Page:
There is a tendency among Malay voters to associate the rise of the DAP to the rising political clout of Malaysian Chinese, and by extension, the erosion of Malay political power. Thus, voting for any party that helps the DAP get into government is tantamount to jeopardising the Malays' special position.
It will be tough for the PPBM to win over Malay voters when they contest with a Pakatan coalition that includes the DAP.
The wider environment is clearly challenging for PPBM. But Dr Mahathir at the age of 92 is steaming ahead with a schedule that can wear out even those less than half his age. He zigzags across the country, speaking at ceramah (talk) sessions almost every night, attracting hundreds, if not thousands, willing to stay until midnight to listen to him.
Percentage of Johor's female voters who would vote for Parti Pribumi Bersatu Malaysia (PPBM).
Percentage of Johor Malays not in favour of the Chinese-majority Democratic Action Party (DAP).
In terms of electoral strategy, PPBM leaders told me that they want other Pakatan component parties to acknowledge PPBM's importance in winning the Malay votes. The opposition parties under former deputy prime minister Anwar Ibrahim - who was imprisoned for sodomy but has become an opposition leader - had tried very hard to win Malay support but have reached a limit.
PPBM is offering a completely new push into the Malay heartland. For this vital contribution, it wants to be rewarded with a fair share of seats in places where the Pakatan coalition has a higher chance of winning, namely those with mixed-ethnic demographics. This is a big demand because among Pakatan parties, the expectation is for PPBM to contest in seats with a high Malay population since its raison d'etre is to replace Umno.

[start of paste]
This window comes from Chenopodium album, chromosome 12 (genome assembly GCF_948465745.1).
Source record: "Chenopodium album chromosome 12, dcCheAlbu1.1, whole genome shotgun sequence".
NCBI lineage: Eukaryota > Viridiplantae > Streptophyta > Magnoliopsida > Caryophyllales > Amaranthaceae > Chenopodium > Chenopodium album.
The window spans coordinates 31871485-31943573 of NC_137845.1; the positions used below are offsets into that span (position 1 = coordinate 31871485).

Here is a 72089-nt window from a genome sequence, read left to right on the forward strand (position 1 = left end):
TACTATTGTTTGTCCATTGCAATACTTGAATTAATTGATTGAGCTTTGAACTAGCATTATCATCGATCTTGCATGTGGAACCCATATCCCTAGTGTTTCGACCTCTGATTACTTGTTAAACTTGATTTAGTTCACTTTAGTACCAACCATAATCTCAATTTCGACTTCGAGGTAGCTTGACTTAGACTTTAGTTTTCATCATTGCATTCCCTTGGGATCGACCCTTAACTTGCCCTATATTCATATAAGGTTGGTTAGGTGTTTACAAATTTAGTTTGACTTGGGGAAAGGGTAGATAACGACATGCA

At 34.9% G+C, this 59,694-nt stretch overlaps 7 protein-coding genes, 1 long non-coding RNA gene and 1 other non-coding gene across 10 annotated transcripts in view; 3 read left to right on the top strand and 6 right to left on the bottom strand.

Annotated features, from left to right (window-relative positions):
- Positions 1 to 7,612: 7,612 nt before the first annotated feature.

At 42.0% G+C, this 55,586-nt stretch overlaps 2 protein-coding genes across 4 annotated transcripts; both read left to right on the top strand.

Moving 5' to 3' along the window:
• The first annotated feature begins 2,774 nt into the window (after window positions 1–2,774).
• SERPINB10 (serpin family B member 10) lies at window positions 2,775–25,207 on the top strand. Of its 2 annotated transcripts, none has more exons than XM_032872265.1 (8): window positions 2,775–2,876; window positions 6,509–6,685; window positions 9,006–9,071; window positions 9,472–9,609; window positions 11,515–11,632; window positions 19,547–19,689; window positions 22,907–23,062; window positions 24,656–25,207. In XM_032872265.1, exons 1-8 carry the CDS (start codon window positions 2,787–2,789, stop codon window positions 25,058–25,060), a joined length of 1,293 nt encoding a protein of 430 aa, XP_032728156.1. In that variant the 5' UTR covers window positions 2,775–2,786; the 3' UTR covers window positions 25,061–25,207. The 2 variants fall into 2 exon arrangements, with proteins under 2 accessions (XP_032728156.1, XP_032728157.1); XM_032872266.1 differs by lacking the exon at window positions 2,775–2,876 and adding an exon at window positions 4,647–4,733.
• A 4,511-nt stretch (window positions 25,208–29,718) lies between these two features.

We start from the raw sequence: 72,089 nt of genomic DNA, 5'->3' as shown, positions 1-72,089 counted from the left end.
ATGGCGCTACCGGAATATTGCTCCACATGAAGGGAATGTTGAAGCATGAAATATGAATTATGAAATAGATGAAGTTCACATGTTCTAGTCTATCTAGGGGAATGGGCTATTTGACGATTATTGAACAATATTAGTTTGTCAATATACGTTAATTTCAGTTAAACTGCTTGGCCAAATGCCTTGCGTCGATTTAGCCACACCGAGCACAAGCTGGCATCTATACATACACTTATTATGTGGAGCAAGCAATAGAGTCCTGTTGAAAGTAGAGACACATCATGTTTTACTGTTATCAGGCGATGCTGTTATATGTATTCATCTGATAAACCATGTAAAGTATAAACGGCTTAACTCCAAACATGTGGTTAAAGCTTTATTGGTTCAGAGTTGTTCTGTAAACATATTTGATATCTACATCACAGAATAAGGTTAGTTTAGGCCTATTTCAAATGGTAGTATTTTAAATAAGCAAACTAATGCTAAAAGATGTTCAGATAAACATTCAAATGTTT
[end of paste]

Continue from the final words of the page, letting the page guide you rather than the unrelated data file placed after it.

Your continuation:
PPBM leaders, however, argue that Pakatan can win over mixed seats only if Malay voters in those areas are persuaded to its side, and that this will happen only if PPBM is present. Thus, if PPBM is the reason for Pakatan to win in mixed seats, its vital contribution must be reciprocated in the form of seats in mixed areas as well.
Seat allocation among Pakatan parties is therefore very important for PPBM's longer-term survival.
So far, PPBM seems happy with the parliamentary seats that have been allocated to it. But the tussle for seat distribution at the state level is ongoing.
The route towards winning Putrajaya is paved with many challenges, even for the master politician. None of the polls is siding with Dr Mahathir at the moment. This will be an uphill battle for him.
But, typical of Dr Mahathir, one can expect that he will put up a brave fight and give it all that he has.
• Wan Saiful Wan Jan is a visiting senior fellow at the ISEAS - Yusof Ishak Institute.
A version of this article appeared in the print edition of The Straits Times on February 01, 2018, with the headline 'Can Mahathir's party win Malaysia?'. Print Edition | Subscribe